On a recent flight, the guy next to me asked what I did for a living, and upon finding out, started asking questions, including, “So, just how do you design greens?” He figured it would be an easy answer. This got me thinking. As important as green design is to golf, I haven’t ever covered it in this column, perhaps because of complexity. And, way back in time, I actually wrote such a document to explain the basics of the process to new employees. I dug that old document out, and it still mostly applies, with some humorous time-machine quotes – “pull out pencil and tracing paper” and “maximum green slope is 3.33 percent for cup areas.” LOL. I will recreate it here in updated and less technical fashion, hoping to enlighten those who, like my row mate, have asked the same questions.
The Big Picture
My green designs begin with the big picture – Is it a private, upscale public, resort or municipal course? The varying (assumed) average quality of golfers, rounds played, maintenance budgets create different starting points and limitations. Generally, as expected play levels rise, maintenance issues like microclimate, green size, circulation patterns and speed of play are top priority. With lower play levels and generally higher quality golfers, aim for a more architecturally interesting or challenging course vs. a “golf factory.” In renovations, history might also influence design.
I initially review potential basic designs for all 18 greens, trying to create a general concept that makes each one different. I believe small greens ought to intersperse with larger ones, wide with deep, etc. I also try to vary greens on the same hole type (par 3, long and short par 4, or par 5 holes.) This is one great advantage to plans over “winging it” with field design.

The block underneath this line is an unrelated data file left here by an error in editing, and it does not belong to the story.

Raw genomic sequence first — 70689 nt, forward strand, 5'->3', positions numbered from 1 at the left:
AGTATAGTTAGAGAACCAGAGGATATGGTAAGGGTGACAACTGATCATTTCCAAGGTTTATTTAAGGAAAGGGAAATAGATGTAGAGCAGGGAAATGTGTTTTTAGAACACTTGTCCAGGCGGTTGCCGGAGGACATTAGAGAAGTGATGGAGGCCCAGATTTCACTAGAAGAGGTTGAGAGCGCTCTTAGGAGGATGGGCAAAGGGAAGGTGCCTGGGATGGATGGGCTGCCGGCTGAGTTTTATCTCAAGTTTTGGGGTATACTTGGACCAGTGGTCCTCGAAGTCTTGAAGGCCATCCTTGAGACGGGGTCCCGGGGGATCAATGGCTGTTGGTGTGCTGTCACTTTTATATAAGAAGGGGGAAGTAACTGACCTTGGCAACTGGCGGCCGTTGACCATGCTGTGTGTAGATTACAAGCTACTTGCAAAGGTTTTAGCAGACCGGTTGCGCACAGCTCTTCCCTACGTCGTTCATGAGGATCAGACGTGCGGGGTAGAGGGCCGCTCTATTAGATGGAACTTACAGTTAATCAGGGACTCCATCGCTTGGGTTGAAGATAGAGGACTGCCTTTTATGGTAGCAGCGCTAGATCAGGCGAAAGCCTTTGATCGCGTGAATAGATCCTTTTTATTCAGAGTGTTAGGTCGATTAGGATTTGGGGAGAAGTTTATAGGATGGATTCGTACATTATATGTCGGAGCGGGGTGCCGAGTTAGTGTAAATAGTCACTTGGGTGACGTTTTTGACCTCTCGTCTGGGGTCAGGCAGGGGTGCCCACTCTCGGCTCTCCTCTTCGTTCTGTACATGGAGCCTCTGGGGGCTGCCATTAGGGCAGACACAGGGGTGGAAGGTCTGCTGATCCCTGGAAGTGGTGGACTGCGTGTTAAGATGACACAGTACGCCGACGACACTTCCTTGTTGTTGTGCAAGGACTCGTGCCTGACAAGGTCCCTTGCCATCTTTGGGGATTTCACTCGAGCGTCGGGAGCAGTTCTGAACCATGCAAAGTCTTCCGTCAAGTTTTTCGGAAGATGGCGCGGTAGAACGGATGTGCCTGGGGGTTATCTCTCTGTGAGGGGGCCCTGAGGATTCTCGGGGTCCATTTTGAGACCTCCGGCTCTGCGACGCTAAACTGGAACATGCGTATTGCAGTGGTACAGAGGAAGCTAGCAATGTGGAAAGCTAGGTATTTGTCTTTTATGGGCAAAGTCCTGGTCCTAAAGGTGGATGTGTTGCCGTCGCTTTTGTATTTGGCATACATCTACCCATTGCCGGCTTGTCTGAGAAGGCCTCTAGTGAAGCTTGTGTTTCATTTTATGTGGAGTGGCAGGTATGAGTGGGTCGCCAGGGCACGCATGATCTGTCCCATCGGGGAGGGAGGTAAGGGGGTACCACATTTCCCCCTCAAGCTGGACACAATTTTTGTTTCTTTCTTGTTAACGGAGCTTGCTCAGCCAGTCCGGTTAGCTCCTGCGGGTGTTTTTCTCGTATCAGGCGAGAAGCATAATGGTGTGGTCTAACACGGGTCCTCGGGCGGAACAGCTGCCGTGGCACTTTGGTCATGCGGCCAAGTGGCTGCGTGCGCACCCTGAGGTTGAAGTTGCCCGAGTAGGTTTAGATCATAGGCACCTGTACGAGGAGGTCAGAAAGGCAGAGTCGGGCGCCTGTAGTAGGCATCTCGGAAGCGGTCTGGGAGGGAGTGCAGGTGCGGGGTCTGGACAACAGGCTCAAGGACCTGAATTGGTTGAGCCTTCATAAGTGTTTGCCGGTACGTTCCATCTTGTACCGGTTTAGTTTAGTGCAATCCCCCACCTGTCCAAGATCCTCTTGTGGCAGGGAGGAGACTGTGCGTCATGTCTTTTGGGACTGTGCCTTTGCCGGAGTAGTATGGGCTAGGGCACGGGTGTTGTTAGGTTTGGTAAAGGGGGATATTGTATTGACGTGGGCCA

The Approach Shot
Then, I design the green itself. We consider the lay of the land, the approach shot and even the tee shot strategy, if we didn’t consider it when studying variety.
There are several basic types of approach shot challenges. For playability, most greens need the fairway to connect to the front of the green, because many golfers roll approach shots on to the green. I design most greens with an open front, with a “tucked pin” somewhere on the edges or corners to challenge better players when located there. I call these “Sunday Pin” greens, or if there are two tucked pins, “Weekend Pin” greens.
We presume the superintendent will create a cup rotation system for a balanced test on a daily basis. Of course, they can be made easier or harder for special occasions.
A minority of greens can or should have other approach shot concepts, including:
- Precision Target
- Multi-Target (two, three or four distinct green areas)
- Unusual Green – Ribbon Green (narrow width or depth); Center Hazard; Reverse Slope; Ultra-Large
I design the approach shot concept considering both the approach shot and the lay of the land. But good players favor an approach shot that maximizes success, considering:
- Green axis – Shots mirror green angle - fades fit greens that angle right.
- Greenside hazards – Aiming away from them, but curving back is safest
- Wind, usually “riding it” by curving shots the same direction as the wind
- Ground slope – Hitting fades when their lie has cross downslope right
For as many greens as possible, I try to align those signals to say “fade” or “draw” which sets the shot. However, I have never achieved a course with all 18 greens with axis angled with the wind and lie, because I design to the topography first and foremost. As such, small sites get small greens, topography angling left beget greens angling left, etc. It really doesn’t work well any other way.
I console myself with the fact that wind varies day-to-day and with seasons, good golfers all play differently, and many don’t notice such things. Most sites have a variety of green sites, ranging from slopes that strongly dictate green shapes, angles and sizes, and others flat enough where a green can take on any form, which I use to balance out the green types.
You can see the entire process is both complicated and circular. I need to consider many things at once – pretty hard for the human mind – and often go back to square one in considering just the big picture factors. And, there is much more to consider, as you will see beginning next month.